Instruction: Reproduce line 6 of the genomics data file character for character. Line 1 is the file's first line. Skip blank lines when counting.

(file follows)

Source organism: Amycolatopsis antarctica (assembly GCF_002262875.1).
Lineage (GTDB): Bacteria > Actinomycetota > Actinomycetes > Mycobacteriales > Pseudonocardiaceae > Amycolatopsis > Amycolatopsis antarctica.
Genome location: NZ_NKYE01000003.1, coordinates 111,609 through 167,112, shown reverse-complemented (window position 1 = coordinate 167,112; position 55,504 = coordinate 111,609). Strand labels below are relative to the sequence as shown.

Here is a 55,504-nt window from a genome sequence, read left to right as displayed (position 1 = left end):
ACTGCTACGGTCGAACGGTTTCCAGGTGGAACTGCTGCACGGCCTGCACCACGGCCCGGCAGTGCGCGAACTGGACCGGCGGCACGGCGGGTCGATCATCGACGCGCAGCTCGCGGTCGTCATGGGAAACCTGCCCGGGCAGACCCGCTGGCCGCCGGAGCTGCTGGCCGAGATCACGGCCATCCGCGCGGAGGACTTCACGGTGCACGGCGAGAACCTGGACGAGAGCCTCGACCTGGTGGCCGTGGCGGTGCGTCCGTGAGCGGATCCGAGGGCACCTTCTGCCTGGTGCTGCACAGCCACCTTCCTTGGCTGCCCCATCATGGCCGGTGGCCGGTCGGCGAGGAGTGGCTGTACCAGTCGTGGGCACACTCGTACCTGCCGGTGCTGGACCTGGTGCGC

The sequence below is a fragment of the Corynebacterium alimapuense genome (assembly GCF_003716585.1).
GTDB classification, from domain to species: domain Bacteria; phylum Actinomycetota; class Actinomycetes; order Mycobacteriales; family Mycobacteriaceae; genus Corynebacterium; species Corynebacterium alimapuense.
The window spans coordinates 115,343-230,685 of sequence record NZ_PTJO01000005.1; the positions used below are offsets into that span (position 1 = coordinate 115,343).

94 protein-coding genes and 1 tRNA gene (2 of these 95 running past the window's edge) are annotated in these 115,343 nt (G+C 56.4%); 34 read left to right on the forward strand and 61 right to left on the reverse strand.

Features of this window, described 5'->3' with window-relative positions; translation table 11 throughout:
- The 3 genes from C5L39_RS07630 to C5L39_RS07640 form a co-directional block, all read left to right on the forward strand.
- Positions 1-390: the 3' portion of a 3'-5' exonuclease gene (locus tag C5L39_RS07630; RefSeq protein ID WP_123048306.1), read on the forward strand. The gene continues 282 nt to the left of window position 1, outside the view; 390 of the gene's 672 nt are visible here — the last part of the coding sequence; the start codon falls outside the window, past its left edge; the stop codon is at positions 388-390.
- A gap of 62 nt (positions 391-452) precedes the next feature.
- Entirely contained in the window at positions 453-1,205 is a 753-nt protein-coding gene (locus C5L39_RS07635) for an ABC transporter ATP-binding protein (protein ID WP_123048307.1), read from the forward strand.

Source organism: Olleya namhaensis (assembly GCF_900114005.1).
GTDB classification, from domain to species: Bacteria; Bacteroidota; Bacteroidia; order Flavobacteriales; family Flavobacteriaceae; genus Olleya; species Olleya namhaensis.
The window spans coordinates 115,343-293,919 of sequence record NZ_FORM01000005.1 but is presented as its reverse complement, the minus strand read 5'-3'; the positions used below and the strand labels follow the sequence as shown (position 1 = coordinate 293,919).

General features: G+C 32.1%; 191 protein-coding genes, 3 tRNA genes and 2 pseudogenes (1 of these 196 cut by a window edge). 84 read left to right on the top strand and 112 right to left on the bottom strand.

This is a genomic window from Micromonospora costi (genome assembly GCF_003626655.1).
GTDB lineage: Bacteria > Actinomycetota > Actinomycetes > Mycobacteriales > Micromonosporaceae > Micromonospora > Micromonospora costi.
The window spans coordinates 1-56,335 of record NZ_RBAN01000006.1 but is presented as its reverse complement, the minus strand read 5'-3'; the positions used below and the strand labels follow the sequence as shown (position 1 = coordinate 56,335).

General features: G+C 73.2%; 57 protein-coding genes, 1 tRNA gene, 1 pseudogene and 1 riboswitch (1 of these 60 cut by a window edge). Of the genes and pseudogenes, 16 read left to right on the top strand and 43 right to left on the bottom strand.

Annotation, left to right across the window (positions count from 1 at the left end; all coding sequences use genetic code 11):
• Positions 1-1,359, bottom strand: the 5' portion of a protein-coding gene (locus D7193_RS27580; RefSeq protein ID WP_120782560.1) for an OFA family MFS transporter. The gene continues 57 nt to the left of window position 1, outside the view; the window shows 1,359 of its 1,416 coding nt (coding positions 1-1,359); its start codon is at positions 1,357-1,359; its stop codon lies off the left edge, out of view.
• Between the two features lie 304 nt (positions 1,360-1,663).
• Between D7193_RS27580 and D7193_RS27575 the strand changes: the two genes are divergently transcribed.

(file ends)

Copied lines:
The sequence below is a fragment of the Corynebacterium alimapuense genome (assembly GCF_003716585.1).